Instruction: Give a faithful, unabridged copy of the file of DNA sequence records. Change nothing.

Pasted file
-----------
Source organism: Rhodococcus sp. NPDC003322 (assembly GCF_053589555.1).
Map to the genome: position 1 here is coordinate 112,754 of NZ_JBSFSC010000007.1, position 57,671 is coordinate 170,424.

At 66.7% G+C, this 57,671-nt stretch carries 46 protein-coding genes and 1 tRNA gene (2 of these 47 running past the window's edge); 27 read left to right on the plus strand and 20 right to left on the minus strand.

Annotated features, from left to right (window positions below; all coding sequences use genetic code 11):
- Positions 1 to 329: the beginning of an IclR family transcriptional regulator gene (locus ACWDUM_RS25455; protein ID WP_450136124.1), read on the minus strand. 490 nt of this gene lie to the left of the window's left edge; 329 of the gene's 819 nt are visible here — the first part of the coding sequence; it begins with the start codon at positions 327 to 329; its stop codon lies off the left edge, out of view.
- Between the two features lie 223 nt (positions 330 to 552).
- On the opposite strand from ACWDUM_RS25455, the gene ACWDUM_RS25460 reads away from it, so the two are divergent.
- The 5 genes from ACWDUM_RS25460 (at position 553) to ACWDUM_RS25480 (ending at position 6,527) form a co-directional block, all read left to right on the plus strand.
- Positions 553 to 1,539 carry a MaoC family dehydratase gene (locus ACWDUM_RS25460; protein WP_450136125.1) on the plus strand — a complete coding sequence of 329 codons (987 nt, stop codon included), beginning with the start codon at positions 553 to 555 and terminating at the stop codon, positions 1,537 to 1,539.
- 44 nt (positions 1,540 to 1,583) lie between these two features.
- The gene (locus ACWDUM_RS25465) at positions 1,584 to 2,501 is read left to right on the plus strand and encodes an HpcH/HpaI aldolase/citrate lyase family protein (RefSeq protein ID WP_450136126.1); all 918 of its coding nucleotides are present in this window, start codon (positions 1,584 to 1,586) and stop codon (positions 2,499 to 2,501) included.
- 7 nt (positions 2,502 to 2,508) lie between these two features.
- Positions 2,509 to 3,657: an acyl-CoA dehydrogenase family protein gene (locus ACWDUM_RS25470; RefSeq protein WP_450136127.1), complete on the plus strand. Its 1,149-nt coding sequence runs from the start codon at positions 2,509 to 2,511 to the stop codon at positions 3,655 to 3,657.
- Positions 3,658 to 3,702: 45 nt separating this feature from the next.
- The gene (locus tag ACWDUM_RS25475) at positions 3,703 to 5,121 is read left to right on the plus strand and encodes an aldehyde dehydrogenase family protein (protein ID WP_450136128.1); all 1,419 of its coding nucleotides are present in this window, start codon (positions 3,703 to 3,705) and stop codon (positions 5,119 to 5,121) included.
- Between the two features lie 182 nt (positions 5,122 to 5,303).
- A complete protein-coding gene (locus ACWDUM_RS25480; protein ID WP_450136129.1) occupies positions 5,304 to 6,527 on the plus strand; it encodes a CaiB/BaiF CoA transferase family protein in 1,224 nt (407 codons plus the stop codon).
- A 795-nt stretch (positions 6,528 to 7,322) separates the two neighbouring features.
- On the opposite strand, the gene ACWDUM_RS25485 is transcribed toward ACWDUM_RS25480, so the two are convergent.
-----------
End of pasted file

Source organism: Rhodococcus sp. NPDC003322 (assembly GCF_053589555.1).
Map to the genome: position 1 here is coordinate 112,754 of NZ_JBSFSC010000007.1, position 57,671 is coordinate 170,424.

At 66.7% G+C, this 57,671-nt stretch carries 46 protein-coding genes and 1 tRNA gene (2 of these 47 running past the window's edge); 27 read left to right on the plus strand and 20 right to left on the minus strand.

Annotated features, from left to right (window positions below; all coding sequences use genetic code 11):
- Positions 1 to 329: the beginning of an IclR family transcriptional regulator gene (locus ACWDUM_RS25455; protein ID WP_450136124.1), read on the minus strand. 490 nt of this gene lie to the left of the window's left edge; 329 of the gene's 819 nt are visible here — the first part of the coding sequence; it begins with the start codon at positions 327 to 329; its stop codon lies off the left edge, out of view.
- Between the two features lie 223 nt (positions 330 to 552).
- On the opposite strand from ACWDUM_RS25455, the gene ACWDUM_RS25460 reads away from it, so the two are divergent.
- The 5 genes from ACWDUM_RS25460 (at position 553) to ACWDUM_RS25480 (ending at position 6,527) form a co-directional block, all read left to right on the plus strand.
- Positions 553 to 1,539 carry a MaoC family dehydratase gene (locus ACWDUM_RS25460; protein WP_450136125.1) on the plus strand — a complete coding sequence of 329 codons (987 nt, stop codon included), beginning with the start codon at positions 553 to 555 and terminating at the stop codon, positions 1,537 to 1,539.
- 44 nt (positions 1,540 to 1,583) lie between these two features.
- The gene (locus ACWDUM_RS25465) at positions 1,584 to 2,501 is read left to right on the plus strand and encodes an HpcH/HpaI aldolase/citrate lyase family protein (RefSeq protein ID WP_450136126.1); all 918 of its coding nucleotides are present in this window, start codon (positions 1,584 to 1,586) and stop codon (positions 2,499 to 2,501) included.
- 7 nt (positions 2,502 to 2,508) lie between these two features.
- Positions 2,509 to 3,657: an acyl-CoA dehydrogenase family protein gene (locus ACWDUM_RS25470; RefSeq protein WP_450136127.1), complete on the plus strand. Its 1,149-nt coding sequence runs from the start codon at positions 2,509 to 2,511 to the stop codon at positions 3,655 to 3,657.
- Positions 3,658 to 3,702: 45 nt separating this feature from the next.
- The gene (locus tag ACWDUM_RS25475) at positions 3,703 to 5,121 is read left to right on the plus strand and encodes an aldehyde dehydrogenase family protein (protein ID WP_450136128.1); all 1,419 of its coding nucleotides are present in this window, start codon (positions 3,703 to 3,705) and stop codon (positions 5,119 to 5,121) included.
- Between the two features lie 182 nt (positions 5,122 to 5,303).
- A complete protein-coding gene (locus ACWDUM_RS25480; protein ID WP_450136129.1) occupies positions 5,304 to 6,527 on the plus strand; it encodes a CaiB/BaiF CoA transferase family protein in 1,224 nt (407 codons plus the stop codon).
- A 795-nt stretch (positions 6,528 to 7,322) separates the two neighbouring features.
- On the opposite strand, the gene ACWDUM_RS25485 is transcribed toward ACWDUM_RS25480, so the two are convergent.